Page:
“The RBI is keeping an eye on it. They are watching the situation at the appropriate level,” Mukherjee said when asked what was the likelihood of RBI intervention in the wake of rupee depreciating to below 51 mark against the dollar.
“I am not guessing anything on what is comfortable level. I am depending on the advice of the RBI,” the Finance Minister said.
On Friday, the rupee slipped 51.34 against the greenback, registering the worst weekly fall in the past two months as importers scrambled for dollar and foreign institutional investors continued to sell equities.
According to official data, there were net foreign fund outflows of $31.92 million on Friday and $254 million this week from Indian equity and debt markets. The rupee had touched its all time low of 52.18 in March 2009, after global stocks plunged in the wake of the 2008 financial crisis.
The RBI has attributed the current movement in rupee to demand-supply factors. RBI Deputy Governor Subir Gokarn said that RBI was careful about using the foreign exchange reserves aggressively to protect the depreciation of the rupee. The performance of the rupee compared to other Asian currencies has become more pronounced since late July partly due to country’s widening trade deficit.
While most Asian countries have a trade surplus, India has traditionally run a trade deficit. In October, the deficit rose to $19.6 billion, its highest level in four years. But the reason for the current round of rupee depreciation is mainly due to strengthening of US dollar due to a steady fall in Euro owing to Euro zone crisis.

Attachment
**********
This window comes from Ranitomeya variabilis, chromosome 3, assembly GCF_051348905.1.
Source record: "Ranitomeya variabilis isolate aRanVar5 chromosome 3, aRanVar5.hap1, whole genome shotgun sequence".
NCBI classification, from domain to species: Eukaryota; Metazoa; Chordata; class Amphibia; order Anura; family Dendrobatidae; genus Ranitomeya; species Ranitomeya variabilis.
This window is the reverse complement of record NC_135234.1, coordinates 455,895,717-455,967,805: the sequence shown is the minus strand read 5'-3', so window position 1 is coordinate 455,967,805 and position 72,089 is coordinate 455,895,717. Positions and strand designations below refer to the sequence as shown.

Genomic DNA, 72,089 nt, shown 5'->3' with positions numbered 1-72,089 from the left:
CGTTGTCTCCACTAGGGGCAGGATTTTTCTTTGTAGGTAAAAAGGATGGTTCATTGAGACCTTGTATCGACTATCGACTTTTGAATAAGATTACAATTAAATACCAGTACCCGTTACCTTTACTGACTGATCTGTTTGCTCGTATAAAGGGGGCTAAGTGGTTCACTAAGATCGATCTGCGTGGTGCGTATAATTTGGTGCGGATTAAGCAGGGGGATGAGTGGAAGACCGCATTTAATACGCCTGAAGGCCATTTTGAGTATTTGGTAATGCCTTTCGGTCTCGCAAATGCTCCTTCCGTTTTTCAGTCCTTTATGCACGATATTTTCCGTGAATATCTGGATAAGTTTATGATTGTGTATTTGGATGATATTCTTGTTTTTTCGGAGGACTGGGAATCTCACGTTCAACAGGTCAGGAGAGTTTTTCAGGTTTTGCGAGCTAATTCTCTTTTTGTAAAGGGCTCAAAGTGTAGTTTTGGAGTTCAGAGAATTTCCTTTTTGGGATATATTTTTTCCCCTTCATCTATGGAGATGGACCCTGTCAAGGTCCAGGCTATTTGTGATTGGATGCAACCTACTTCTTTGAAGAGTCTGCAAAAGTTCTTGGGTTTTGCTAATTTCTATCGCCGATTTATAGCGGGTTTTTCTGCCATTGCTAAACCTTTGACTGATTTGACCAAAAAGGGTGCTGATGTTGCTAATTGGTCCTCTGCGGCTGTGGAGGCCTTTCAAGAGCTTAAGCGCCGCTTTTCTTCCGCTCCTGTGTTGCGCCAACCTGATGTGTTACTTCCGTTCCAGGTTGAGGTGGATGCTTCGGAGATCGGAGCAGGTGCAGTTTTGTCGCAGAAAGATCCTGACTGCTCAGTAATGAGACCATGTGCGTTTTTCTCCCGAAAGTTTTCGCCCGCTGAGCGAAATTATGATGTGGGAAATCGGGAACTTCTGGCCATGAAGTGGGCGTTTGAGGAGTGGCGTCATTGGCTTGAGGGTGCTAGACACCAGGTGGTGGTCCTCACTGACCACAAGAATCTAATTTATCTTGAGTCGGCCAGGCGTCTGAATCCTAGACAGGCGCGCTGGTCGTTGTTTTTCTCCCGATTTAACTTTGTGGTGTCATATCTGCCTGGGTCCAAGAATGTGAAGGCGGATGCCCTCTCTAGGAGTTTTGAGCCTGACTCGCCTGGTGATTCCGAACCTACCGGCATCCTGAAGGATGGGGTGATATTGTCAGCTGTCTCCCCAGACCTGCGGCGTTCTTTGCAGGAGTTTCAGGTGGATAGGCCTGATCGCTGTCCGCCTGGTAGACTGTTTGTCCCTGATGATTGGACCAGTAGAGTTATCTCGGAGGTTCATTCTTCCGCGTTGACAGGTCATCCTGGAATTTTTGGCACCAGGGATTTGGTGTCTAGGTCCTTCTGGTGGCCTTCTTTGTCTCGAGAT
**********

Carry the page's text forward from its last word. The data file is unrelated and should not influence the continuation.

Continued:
As a result, except for Chinese Reminbi, which is pegged against the US dollar, currencies of countries like Russia, Brazil, South Korea, and Indonesia have all plunged against dollar since the beginning of this year.
On Saturday evening, talking at the Canara Bank’s 106th Foundation Day celebration in Mumbai the Finance Minister said that the government will provide adequate capital to the state-owned banks during the current fiscal, a move that will help them to meet the international solvency norms.
“I would like to reassure, that I will provide adequate capital to the banks as and when necessary...there should be no apprehensions about bank recapitalisation,” he said.
The Minister further said that he had already earmarked Rs 6,000 crore for recapitalisation of public sector banks in the budget for 2011-12. Mukherjee’s assurance to recapitalise the PSU banks comes within weeks of rating agency Moody’s downgrading the outlook of the Indian banking sector to negative from stable.